Sauer said the association is also concerned because, if Medicaid is cut, hospital staff members will be laid off, which will not only affect hospital operations, but also the timeliness of care for patients.
As of Aug. 20, the committee to defeat I-1107 had raised $268,000. Some major contributors include the Washington Federation of State Employees, the Community Health Network of Washington and the Washington Education Association.
The side to defeat I-1107 is, so far, impressively outweighed in terms of financial might. The committee campaigning for the initiative has raised more than $10 million, and with the exception of a few contributions of $50 and less, the money has come from the American Beverage Association.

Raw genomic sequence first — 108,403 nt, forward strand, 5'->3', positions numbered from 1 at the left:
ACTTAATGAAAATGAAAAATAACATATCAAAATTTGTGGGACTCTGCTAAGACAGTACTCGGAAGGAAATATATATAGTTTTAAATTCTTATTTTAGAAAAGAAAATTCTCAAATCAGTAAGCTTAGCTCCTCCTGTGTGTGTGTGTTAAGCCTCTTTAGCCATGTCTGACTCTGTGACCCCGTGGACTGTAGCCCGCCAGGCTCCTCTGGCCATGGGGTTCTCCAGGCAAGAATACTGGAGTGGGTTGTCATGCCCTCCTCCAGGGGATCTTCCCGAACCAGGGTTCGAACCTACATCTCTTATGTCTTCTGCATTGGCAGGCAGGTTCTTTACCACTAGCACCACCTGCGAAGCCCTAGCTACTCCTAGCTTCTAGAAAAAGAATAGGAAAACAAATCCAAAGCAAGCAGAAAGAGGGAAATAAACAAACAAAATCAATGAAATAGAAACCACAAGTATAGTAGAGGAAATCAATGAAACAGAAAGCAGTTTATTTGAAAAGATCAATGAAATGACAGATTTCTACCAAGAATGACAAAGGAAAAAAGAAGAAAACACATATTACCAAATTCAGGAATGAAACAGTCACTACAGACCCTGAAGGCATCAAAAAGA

Kathryn Stenger, campaign spokesperson for “Yes On 1107,” said the Washington Beverage Association has a couple dozen members in Washington who represent thousands of jobs, so it’s not surprising they have contributed so much to the campaign.
“They have a reason to want to watch out for their members,” Stenger said.
In addition to putting a financial strain on businesses in a time when so many residents are out of work, Stenger said the new tax legislation is simply confusing in the way it’s written, and that taxing groceries is wrong.
“We just don’t want government in our grocery carts, that’s the bottom line right there,” Stenger said.
Voters will decide whether to pass these initiatives Nov. 2, but that doesn’t mean the decision will stick. Legislators can suspend a voter-approved initiative within the first two years of its adoption if they get a two-thirds vote in the Legislature. Once that two-year window closes, a simple majority will do.